Monday, February 28, 2022

Flowerree and Satta on Virtue-Signaling

 A. K. Flowerree and Mark Satta have a brief discussion of virtue-signaling at the blog "Justice Everywhere", arguing that intellectual humility should generally require us to avoid making judgments about whether someone is virtue-signaling. Unfortunately, they too uncritically follow Neil Levy's highly eccentric account of virtue-signaling, and therefore almost everything they say about the topic is incorrect.

(1) They gloss 'virtue-signaling' as "using moral language to make oneself look good". This is a useless description that covers many things that nobody counts as virtue-signaling (e.g., defending oneself by law and evidence in a court). Part of the problem, I think, is that they follow Levy in misdividing the term. Levy reads 'virtue-signaling' as {virtue}-{signaling}, when in reality the term should be broken up as {virtue-signal}ing. Virtue-signaling is the behavior in which one treats virtue-signals as if they were virtuous character; it involves a deliberate emphasis on appearance (virtue-signals) rather than the substance of actual virtue. This is the point of Bartholomew's widely discussed essay and book (which, despite Levy's attempt to dismiss them on the basis of a few similar but scattered expressions prior, are the primary reference-points for how the term has been used). It is also clear that this accords with most, and allowing for the ordinary stretches of colloquial use, perhaps almost all uses of it in ordinary conversation.

(2) They conflate 'virtue-signaling' with the 'moral grandstanding' of Warmke and Tosi. Levy does this, too, and it is incorrect. Warmke and Tosi, while recognizing some family kinship and possible overlap, do not equate 'moral grandstanding' with 'virtue-signaling'; that's in fact why they call it 'moral grandstanding' rather than 'virtue-signaling'. Nor should they, even if they did; some forms of moral grandstanding are quite clearly not virtue-signaling (e.g., arrogantly pointing to your actual moral accomplishments to assert superiority over others) and some forms of virtue-signaling are quite clearly not moral grandstanding (e.g., some kinds of corporate advertising, which, in fact, are some of the paradigmatic cases).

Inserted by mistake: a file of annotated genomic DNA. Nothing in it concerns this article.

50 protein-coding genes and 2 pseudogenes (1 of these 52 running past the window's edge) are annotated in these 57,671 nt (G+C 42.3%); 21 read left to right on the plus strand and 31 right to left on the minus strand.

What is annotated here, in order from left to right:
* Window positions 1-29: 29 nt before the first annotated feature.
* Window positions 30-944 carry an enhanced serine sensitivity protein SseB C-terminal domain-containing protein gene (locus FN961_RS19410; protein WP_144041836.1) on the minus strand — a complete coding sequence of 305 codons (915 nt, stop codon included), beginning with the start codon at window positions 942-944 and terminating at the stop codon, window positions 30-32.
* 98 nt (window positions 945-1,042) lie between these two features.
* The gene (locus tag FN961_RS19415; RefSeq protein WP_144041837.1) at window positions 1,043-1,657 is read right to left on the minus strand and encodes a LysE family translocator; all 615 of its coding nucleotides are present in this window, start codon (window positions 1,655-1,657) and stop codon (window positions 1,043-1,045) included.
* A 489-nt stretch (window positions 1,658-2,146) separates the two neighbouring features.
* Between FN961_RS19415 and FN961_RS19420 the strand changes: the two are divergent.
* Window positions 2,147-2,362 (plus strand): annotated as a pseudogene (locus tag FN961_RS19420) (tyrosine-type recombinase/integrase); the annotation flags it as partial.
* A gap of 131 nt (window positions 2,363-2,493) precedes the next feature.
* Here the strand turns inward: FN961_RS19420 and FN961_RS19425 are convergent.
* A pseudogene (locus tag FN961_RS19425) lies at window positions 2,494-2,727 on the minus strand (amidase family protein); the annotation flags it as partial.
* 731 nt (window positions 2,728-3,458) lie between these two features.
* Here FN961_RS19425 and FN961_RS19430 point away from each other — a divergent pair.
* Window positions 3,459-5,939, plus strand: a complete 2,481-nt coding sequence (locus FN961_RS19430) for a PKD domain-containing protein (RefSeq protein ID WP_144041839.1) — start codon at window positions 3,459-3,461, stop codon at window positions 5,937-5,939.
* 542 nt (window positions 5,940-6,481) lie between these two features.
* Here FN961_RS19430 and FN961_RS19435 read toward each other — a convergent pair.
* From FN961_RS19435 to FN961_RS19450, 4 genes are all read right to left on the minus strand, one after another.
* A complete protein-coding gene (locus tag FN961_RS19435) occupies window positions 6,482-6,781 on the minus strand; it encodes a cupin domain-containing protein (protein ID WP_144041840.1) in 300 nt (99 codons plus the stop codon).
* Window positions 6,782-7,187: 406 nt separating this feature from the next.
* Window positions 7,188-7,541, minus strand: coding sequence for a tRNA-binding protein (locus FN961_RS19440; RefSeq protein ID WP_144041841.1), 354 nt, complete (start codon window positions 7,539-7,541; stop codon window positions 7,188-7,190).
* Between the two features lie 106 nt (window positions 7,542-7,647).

On the basis of (1) above, they argue,

The goal of trying to make oneself look good through one’s moral talk is the constitutive feature of virtue signaling. Thus, in order to recognize that someone is virtue signaling, you need to be able to identify that they have this specific goal.

As noted above, it's simply incorrect to say that "trying to make oneself look good through one's moral talk is the constitutive feature of virtue signaling". But this is wrong in a more direct sense, as we can see when we look at advertisement. (The failure to consider advertisement practices, despite the fact that they are perhaps the most obvious field in which virtue-signaling occurs, is a failure that Flowerree and Satta again share with Levy.) First, note that talk is not necessary. When Frito-Lay decorates its Doritos bags with rainbow flags in honor of pride month, they don't even have to say anything about it to make this a case of virtue-signaling. Nor, second, do we need to exert any serious effort to recognize it as such; Frito-Lay is a corporation, engaging in a marketing campaign, not a person actually exercising any virtue, and thus we know that the appearance of good character is in fact just Frito-Lay executives deliberately marketing Doritos as pro-LGBT in the attempt to persuade people that eating Doritos is somehow a way of supporting gay pride. Further, we can clearly recognize, when we reflect on the matter, that eating Doritos does not itself have much to do with LGBT concerns, and that nothing about Frito-Lay or its products would fundamentally change if they started marketing their chips as a way of opposing gay pride.